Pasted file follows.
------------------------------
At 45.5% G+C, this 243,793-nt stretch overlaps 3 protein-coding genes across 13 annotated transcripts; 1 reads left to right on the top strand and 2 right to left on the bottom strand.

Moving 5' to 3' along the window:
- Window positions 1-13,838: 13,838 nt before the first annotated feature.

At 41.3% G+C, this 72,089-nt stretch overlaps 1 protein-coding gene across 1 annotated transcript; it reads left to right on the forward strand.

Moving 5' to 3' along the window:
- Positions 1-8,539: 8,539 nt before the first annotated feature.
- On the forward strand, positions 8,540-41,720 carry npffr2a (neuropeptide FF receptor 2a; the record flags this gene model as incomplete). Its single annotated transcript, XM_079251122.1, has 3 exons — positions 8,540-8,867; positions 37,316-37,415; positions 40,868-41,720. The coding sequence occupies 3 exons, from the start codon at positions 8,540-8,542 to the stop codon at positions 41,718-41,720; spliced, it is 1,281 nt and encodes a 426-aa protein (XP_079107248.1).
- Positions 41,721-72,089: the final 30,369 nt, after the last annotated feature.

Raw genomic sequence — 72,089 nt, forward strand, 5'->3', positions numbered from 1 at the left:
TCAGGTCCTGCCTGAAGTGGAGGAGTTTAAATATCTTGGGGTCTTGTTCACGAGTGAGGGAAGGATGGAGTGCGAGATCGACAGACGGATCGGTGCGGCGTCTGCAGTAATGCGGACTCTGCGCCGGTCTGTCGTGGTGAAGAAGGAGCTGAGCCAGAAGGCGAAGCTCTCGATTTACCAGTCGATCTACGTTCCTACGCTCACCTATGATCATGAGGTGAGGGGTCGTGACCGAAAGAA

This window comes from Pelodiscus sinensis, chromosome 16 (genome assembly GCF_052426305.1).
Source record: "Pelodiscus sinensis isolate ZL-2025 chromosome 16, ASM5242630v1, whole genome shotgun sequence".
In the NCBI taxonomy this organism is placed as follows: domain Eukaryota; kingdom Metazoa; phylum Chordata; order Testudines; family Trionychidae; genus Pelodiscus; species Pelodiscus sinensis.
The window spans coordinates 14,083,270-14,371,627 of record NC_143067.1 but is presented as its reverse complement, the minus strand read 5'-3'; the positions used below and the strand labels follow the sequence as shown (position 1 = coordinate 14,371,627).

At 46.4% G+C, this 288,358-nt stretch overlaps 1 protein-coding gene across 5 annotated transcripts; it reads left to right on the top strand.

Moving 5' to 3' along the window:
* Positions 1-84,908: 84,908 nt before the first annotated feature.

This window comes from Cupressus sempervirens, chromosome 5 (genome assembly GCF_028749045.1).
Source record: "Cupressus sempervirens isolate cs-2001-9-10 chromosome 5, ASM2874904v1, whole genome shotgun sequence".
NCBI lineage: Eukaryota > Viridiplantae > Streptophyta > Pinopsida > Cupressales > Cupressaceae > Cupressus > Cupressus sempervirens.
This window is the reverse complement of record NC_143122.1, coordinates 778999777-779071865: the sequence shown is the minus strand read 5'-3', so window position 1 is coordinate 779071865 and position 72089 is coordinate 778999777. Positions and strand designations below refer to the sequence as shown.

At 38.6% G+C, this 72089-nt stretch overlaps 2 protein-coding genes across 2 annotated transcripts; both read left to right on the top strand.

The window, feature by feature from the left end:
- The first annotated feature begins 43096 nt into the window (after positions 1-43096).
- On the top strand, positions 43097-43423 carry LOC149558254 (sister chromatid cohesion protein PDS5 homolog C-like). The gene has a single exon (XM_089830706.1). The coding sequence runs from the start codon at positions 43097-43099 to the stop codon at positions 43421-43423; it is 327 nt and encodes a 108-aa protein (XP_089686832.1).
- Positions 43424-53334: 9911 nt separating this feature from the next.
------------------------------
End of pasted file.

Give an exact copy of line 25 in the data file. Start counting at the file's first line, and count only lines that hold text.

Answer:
- On the top strand, positions 43097-43423 carry LOC149558254 (sister chromatid cohesion protein PDS5 homolog C-like). The gene has a single exon (XM_089830706.1). The coding sequence runs from the start codon at positions 43097-43099 to the stop codon at positions 43421-43423; it is 327 nt and encodes a 108-aa protein (XP_089686832.1).